Would this day never end! They’d taken a tactical approach, once they’d gathered the ones nearest Miss Marino. Placing some tempting bait in the home-nest, they’d gone about with the help of Miss Florence and one of the boys, blocking the vents at key points to keep the area separate. Then, after sweeping the other floors to make sure – a task Helen had been forced to conduct in a maid’s uniform so as not to arouse suspicions, and would likely never hear the end of – they were quite certain that all of them were now trapped here on the twelfth floor. They had seven so far; were there really eight of the nippy miscreants?!

“Clearly it missed the memo,” he replied distractedly, peering down and seeing nothing… though hearing a good deal more.

“I’ll just put this one away, I’ll be back in a minute – don’t electrocute it.”

Staring into that metallic cuboid structure the broadest smile found its way onto his face. He just couldn’t resist. For once he hadn’t contrived to spend more time with her, and it had all worked out rather nicely.


“Well that should have blocked off the last of its exits,” she asserted, pulling off her protective gloves as she returned to where Tesla was stationed, poised and ready for the last vagrant abnormal to make an appearance.

“I can see it,” he muttered, throwing a little more bait into the end of the vent before promptly wiping his hands in disgust. Helen nearly sniggered at the awkward way he managed to balance the jar under the crook of his arm just for the comfort of hygiene, and maybe she made a sound because his head snapped at her. He was trying to look annoyed at the distraction, but there was a note of curiosity that said he wasn’t really as bothered as he was making out. It made her smile as she drew closer, and attempted to ignore the intense spark of interest in his gaze, following her every move.

There was a noisy shifting sound above her and to the left, inside the mouth of the tunnel, which instantly drew her attention, “Nikola?”

Snapping back to their task he could see the lapillus diabous fumble closer, sniffing timidly, shrewdly one might say, towards the waiting trap. She took Tesla’s concentrated silence for a good thing this time; he was focused, his closed lips impatiently wavering with each change of the creature’s direction, as though willing it to come their way. Slowly but surely it did so, creeping closer, its nose dipped against food so delicious that it didn’t smell them, beady eyes ducked down to the floor so that it missed the face peering directly at it.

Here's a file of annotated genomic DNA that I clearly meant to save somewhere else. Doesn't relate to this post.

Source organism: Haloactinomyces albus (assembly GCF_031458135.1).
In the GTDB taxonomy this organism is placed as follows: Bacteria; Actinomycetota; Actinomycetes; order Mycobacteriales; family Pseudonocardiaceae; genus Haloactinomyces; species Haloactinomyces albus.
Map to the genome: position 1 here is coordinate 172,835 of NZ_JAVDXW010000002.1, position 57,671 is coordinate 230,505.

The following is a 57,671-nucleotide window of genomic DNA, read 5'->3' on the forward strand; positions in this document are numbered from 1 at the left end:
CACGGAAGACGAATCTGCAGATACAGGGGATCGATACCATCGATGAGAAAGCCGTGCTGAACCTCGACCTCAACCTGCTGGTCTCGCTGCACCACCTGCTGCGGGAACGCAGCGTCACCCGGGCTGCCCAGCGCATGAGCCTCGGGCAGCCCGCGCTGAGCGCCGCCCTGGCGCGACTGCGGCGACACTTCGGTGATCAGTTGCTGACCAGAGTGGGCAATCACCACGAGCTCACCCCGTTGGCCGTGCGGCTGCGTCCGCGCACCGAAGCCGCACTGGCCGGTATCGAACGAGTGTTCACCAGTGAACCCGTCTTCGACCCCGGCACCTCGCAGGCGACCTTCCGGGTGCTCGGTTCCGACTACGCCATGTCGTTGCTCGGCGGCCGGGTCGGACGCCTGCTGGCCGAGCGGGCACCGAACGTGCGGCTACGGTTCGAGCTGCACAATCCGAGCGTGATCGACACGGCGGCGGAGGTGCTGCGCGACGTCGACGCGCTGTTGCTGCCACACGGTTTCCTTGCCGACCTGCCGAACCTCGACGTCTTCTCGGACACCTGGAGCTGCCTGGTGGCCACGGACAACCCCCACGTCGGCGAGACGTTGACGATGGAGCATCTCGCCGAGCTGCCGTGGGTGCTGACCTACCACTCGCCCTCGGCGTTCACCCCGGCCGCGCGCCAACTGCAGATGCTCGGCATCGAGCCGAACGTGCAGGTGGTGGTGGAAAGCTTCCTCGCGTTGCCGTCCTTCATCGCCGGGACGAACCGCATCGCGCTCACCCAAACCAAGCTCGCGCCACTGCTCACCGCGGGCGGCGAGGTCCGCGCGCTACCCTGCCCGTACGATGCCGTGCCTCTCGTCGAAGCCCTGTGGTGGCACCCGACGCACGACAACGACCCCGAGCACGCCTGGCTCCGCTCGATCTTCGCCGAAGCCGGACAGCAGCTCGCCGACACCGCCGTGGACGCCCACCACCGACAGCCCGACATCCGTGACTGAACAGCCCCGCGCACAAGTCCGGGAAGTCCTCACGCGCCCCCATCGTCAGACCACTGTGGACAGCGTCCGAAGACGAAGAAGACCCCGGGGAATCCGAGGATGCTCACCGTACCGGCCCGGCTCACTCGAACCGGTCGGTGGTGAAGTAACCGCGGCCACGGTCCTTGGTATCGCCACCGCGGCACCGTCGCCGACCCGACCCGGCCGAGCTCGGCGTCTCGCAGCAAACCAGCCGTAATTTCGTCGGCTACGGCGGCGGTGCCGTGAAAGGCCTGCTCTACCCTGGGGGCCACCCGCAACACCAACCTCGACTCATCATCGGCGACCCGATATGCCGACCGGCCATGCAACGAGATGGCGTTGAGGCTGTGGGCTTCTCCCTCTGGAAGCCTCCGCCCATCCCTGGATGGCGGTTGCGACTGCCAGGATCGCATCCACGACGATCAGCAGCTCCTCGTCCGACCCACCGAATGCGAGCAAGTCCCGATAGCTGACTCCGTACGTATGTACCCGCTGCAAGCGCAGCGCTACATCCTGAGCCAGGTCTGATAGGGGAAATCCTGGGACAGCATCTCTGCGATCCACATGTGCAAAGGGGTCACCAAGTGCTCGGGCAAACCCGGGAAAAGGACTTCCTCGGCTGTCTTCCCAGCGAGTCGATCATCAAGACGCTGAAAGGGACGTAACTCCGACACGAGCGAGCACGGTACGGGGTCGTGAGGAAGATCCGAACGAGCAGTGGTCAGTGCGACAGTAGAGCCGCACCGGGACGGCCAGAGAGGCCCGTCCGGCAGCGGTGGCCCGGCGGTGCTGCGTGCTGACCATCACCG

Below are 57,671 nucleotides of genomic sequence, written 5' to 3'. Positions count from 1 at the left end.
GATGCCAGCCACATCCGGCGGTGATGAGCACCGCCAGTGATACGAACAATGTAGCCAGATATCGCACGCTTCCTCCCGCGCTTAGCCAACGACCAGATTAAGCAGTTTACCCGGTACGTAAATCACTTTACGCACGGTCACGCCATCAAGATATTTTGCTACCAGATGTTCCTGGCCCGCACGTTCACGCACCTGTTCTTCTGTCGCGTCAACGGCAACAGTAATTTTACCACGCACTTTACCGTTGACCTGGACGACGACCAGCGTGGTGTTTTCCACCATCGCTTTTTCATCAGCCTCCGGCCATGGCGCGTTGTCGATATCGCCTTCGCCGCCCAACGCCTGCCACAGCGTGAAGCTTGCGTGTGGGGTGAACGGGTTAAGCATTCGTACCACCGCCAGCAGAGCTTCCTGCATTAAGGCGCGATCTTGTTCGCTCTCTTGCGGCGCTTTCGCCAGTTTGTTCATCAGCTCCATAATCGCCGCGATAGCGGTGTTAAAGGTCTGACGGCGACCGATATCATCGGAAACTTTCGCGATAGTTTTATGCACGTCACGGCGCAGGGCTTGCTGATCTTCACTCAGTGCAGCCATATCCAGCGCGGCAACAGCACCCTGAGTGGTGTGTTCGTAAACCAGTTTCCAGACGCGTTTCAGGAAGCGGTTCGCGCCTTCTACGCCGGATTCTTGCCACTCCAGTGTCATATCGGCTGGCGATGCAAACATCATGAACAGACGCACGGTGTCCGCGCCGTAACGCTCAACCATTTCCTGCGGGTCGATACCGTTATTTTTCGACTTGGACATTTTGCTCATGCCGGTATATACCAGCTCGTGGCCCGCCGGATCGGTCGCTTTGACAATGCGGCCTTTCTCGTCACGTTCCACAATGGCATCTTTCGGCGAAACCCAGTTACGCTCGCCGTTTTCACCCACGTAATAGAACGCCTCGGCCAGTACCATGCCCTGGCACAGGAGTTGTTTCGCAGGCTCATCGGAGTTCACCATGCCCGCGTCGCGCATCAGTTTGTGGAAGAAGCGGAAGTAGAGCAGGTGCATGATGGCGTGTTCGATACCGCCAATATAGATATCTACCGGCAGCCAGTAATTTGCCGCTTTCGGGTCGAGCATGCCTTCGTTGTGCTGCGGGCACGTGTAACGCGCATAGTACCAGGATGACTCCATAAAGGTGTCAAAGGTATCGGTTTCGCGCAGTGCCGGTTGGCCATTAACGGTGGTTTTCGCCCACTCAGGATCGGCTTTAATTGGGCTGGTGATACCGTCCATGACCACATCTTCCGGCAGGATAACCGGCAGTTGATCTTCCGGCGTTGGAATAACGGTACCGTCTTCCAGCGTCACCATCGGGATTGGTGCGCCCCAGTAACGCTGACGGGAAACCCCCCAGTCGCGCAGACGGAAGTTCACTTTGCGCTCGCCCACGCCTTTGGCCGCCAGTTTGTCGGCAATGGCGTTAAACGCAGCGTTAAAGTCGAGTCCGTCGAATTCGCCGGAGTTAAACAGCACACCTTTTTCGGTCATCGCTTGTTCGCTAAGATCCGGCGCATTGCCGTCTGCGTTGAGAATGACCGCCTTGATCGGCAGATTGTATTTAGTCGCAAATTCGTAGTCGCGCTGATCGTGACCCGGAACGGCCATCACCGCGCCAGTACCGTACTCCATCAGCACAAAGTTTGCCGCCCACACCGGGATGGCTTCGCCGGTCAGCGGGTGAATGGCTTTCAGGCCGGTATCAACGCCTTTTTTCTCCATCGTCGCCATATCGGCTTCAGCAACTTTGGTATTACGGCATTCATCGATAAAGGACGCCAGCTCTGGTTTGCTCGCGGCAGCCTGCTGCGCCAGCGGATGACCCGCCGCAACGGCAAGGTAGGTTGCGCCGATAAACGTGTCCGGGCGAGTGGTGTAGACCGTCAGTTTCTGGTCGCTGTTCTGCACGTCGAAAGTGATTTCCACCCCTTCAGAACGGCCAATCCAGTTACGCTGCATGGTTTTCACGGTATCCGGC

The diabolus tottered about the edge of the jar, long enough that Magnus breathed and realised she’d been holding off doing so. Indeed, she realised that Tesla was managing not to take a breath at all, successfully rendering himself completely still as his prey neared. She’d seen the behaviour before, a vampire’s instincts at work, and still could not abate the little chill of fear it sent through her. To see a friend transform so completely into something so lifeless, and honed to kill, however brief the sensation.

It landed all four clawed extremities onto the china as it made a cautious sweep of the opening, before deciding whether it was wise to jump inside. Immediately Tesla wiggled the container, with the aim of sending it off balance and depriving it of a choice, but the creature was more resourceful than he’d given it credit. It clung on determinedly – too far away now, too disorientated, to jump easily for the vent. Nikola frowned as it confounded his efforts, eyes widening a touch as the bundle of mismatched mammals started scrabbling around on the top of his hands.

With it squealing like a piglet in fright, Nikola made the split-second decision to make a grab for it. In a flash he had let go of the jar and snatched, vamping up slightly as he augmented his speed. “Helen,” he had barely uttered her name in those gravelled, vampiric, tones when she saved the falling china from smashing on the floor.